How to run a script in the background in Linux

Running scripts is an inevitable situation during daily development.

When we need to run a script for a long time, we usually have two ways:

  • use linux crontab to schedule tasks
  • long-term script execution in terminal

The following mainly introduces the second case.

How to run a long-running script in the terminal.

Test script: test.sh

#! /bin/bash

num=1
while(( $num<=1000 ))
do
	echo $num
	let "num++"
	sleep 5
done

Give test.sh file executable permissions

➜ chmod +x test.sh

The first method, run the script directly

➜  ./test.sh
1
2
3

The second method, run script with &

When running a job in the foreground, the terminal is occupied by the job.

You can add & after the command to run in the background.

➜  ./test.sh &

But in this way, when the script has a printout, this terminal throw will be occupied.

Therefore, we usually add redirects to write files to output files or /dev/null.

➜ ./test.sh > /dev/null 2>&1 &
➜  jobs
[1]  + running    ./test.sh > /dev/null 2>&1

#OR, redirect to output file

➜  ./test.sh > outfile.log 2>&1 &
[1] 7258
➜  tail -f outfile.log
1
2
...

2>&1 : means standard error is redirected to standard output. Since our standard output has been redirected to the outfile.log file, standard error is also output to the outfile.log file.

In the above two methods of running the script (test.sh) in the background, the script running in the background ends when you encounter exiting the current shell terminal.

This is because when the above two methods run the script (test.sh) in the background, the parent process of the script test.sh process is the current shell terminal process. When the current shell terminal is closed, the parent process exits and sends a hangup signal to all child processes , The child process will also exit after receiving the hangup.

The third method, using the linux nohup command

This way can really achieve long-term background running scripts, and is not affected by the terminal.

In terminal window 1, run the script using the nohup command, as follows:

➜  nohup ./test.sh > /dev/null 2>&1 &
[1] 12496
➜ 
➜  ps -ef | grep "test.sh" | grep -v grep
ylspirit  12496  12384  0 05:25 pts/2    00:00:00 /bin/bash ./test.sh
➜  jobs
[1]  + running    nohup ./test.sh > /dev/null 2>&1
➜ 

Close terminal 1.

Open terminal 2 and view test. sh is still running.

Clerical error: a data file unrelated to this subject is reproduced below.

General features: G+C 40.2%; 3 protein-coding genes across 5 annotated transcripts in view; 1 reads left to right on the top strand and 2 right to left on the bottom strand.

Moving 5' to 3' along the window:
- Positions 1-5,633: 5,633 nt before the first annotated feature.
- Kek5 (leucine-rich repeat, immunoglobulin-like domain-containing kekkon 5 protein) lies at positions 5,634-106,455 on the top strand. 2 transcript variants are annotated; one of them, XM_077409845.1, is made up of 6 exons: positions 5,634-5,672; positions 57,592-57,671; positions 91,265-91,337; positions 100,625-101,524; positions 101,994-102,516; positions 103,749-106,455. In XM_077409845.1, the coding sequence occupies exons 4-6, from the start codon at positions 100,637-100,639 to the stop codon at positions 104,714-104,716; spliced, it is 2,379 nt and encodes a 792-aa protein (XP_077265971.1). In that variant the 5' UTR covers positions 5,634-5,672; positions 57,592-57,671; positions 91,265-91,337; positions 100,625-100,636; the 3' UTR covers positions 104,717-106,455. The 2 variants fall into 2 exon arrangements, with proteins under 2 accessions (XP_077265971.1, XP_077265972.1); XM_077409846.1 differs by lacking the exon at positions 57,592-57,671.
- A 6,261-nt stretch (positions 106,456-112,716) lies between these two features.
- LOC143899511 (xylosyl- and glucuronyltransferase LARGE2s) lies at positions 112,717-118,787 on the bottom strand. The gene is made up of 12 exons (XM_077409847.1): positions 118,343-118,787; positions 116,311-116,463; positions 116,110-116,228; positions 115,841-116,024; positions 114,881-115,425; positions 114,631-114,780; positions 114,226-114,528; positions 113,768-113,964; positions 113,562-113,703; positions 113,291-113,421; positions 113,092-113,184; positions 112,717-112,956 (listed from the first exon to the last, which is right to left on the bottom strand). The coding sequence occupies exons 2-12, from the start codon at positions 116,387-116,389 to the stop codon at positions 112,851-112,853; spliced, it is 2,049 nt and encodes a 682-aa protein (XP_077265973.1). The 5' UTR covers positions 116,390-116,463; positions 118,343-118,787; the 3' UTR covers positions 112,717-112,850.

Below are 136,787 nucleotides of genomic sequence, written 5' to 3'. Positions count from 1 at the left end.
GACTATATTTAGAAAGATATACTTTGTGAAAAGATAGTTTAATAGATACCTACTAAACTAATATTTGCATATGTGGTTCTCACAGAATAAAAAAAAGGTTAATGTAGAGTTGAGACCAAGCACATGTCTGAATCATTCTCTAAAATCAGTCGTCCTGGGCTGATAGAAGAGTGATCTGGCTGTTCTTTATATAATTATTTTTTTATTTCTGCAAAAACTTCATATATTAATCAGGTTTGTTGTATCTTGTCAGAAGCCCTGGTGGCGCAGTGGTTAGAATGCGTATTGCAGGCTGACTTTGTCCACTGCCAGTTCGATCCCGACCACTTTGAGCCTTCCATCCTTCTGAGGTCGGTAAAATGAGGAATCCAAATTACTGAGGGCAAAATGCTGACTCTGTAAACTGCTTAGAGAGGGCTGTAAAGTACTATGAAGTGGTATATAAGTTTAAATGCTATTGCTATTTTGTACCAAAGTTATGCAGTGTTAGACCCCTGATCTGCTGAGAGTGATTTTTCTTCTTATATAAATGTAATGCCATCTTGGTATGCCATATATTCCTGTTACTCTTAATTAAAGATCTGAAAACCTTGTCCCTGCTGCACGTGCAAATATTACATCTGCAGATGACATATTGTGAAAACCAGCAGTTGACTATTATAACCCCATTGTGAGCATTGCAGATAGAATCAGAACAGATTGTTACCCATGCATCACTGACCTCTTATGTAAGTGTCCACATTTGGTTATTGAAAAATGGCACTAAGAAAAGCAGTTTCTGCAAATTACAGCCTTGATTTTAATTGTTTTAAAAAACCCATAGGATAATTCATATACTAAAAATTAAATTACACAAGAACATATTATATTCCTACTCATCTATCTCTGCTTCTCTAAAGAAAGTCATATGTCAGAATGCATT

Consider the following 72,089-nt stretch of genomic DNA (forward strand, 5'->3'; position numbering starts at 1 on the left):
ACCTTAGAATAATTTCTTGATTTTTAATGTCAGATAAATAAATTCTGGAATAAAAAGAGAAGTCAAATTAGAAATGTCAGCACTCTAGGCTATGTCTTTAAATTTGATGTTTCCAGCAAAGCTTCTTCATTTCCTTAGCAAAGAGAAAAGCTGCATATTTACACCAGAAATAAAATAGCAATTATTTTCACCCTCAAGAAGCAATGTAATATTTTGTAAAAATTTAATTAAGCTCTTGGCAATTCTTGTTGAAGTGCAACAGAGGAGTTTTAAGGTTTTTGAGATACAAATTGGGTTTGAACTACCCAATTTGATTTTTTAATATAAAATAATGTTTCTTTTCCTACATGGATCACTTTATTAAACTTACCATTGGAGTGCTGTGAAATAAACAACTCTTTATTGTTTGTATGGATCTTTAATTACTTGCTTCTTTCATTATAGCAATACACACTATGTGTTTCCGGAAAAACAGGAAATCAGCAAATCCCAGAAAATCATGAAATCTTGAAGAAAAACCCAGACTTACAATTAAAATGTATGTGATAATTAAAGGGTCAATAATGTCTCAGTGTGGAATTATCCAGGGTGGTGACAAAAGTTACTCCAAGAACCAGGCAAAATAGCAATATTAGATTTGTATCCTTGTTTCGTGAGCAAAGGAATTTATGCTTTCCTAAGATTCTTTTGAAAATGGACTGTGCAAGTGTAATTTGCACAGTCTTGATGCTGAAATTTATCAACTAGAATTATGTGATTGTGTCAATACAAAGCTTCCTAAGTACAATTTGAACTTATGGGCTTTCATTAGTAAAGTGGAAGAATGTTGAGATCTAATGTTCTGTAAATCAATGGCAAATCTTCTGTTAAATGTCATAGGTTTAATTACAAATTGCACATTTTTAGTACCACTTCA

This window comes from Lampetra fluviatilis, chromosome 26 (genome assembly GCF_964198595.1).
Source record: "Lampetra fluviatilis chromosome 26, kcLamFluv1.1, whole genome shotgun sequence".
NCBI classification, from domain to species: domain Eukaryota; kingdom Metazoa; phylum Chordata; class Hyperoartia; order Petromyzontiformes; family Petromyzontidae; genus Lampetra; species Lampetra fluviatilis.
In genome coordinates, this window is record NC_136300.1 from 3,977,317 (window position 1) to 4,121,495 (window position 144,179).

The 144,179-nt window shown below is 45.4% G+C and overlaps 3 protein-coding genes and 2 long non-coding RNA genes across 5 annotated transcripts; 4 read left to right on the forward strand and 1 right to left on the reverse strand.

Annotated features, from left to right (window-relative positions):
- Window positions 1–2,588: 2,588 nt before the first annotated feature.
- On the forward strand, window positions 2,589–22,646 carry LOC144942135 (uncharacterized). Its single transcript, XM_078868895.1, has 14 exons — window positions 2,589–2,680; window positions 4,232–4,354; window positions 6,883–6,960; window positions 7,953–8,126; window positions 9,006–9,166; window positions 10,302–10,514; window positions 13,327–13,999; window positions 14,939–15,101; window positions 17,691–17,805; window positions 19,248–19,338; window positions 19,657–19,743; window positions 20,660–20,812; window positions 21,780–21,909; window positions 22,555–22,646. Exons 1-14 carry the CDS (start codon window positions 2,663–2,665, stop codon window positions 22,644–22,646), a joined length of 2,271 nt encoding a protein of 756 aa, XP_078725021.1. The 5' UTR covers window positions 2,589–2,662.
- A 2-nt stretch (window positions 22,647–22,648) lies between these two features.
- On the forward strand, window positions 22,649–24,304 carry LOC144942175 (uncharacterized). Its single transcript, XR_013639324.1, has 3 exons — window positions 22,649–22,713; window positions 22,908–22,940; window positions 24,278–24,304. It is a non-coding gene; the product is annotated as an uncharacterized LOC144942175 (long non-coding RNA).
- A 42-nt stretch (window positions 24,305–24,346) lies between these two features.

➜  ps -ef | grep "test.sh" | grep -v grep
ylspirit  12496      1  0 05:25 ?        00:00:00 /bin/bash ./test.sh
➜ 

The script test.sh can run without interruption in the background because we use nohup to ignore the hangup signal.

The fourth method, using the linux setsid command

Use the linux setsid command to run the script in a new session, which is not affected by the current shell terminal, and can also run the script in the background.

Run the script and exit the terminal.

➜  setsid ./test.sh > /dev/null 2>&1 &
[1] 2845
[1]  + 2845 done       setsid ./test.sh > /dev/null 2>&1
➜ 
➜  ps -ef | grep "test.sh" | grep -v grep
ylspirit   2849      1  0 06:13 ?        00:00:00 /bin/bash ./test.sh
➜ exit

Reopen a terminal, and you can see that the script running in the background is still there.

➜  ~ ps -ef | grep "test.sh" | grep -v grep
ylspirit   2849      1  0 06:13 ?        00:00:00 /bin/bash ./test.sh
➜  ~

shell built-in commands

During script execution, shell processes can be controlled using shell built-in commands:

  • ctrl+z shortcut
    Pause script
  • ctrl+c shortcut
    End script
  • jobs
    View the status of the tasks that have been started in the current shell environment
  • kill %number
    Terminate script
  • bg %number
    Script run in the background
  • fg %number
    Switch script to foreground

number” is the number in [] found using the jobs command, not pid

Pause script using ctrl+z shortcut

^Z
[1]  + 5424 suspended  ./test.sh

View jobs using jobs command

➜ jobs
[1]  + suspended  ./test.sh

Switch script to the foreground using the fg command

➜ fg %1
[1]  - 5424 continued  ./test.sh
25
26

Run script in background Using the bg command

# ctrl+z

^Z
[1]  + 5424 suspended  ./test.sh
➜  bg %1
[1]  - 5424 continued  ./test.sh
65
➜  66
67

Terminate script

  • Use kill %number command
➜  jobs
[1]  + suspended  ./test.sh
➜  kill %1
[1]  + 6603 terminated  ./test.sh
➜ 
  • Use ctrl+c shortcut

Need to switch the script to the foreground and then use ctrl+c to terminate

➜  jobs
[1]  + suspended  ./test.sh
➜  fg %1
[1]  + 6674 continued  ./test.sh
2
3
^C
➜  jobs
➜ 
  • Use kill pid command
➜  ./test.sh
1
2
3
4
^Z
[1]  + 6833 suspended  ./test.sh
➜  ps -ef | grep "test.sh" | grep -v grep
ylspirit   6833   5282  0 06:42 pts/2    00:00:00 /bin/bash ./test.sh
➜  kill -9 6833
[1]  + 6833 killed     ./test.sh
➜ 

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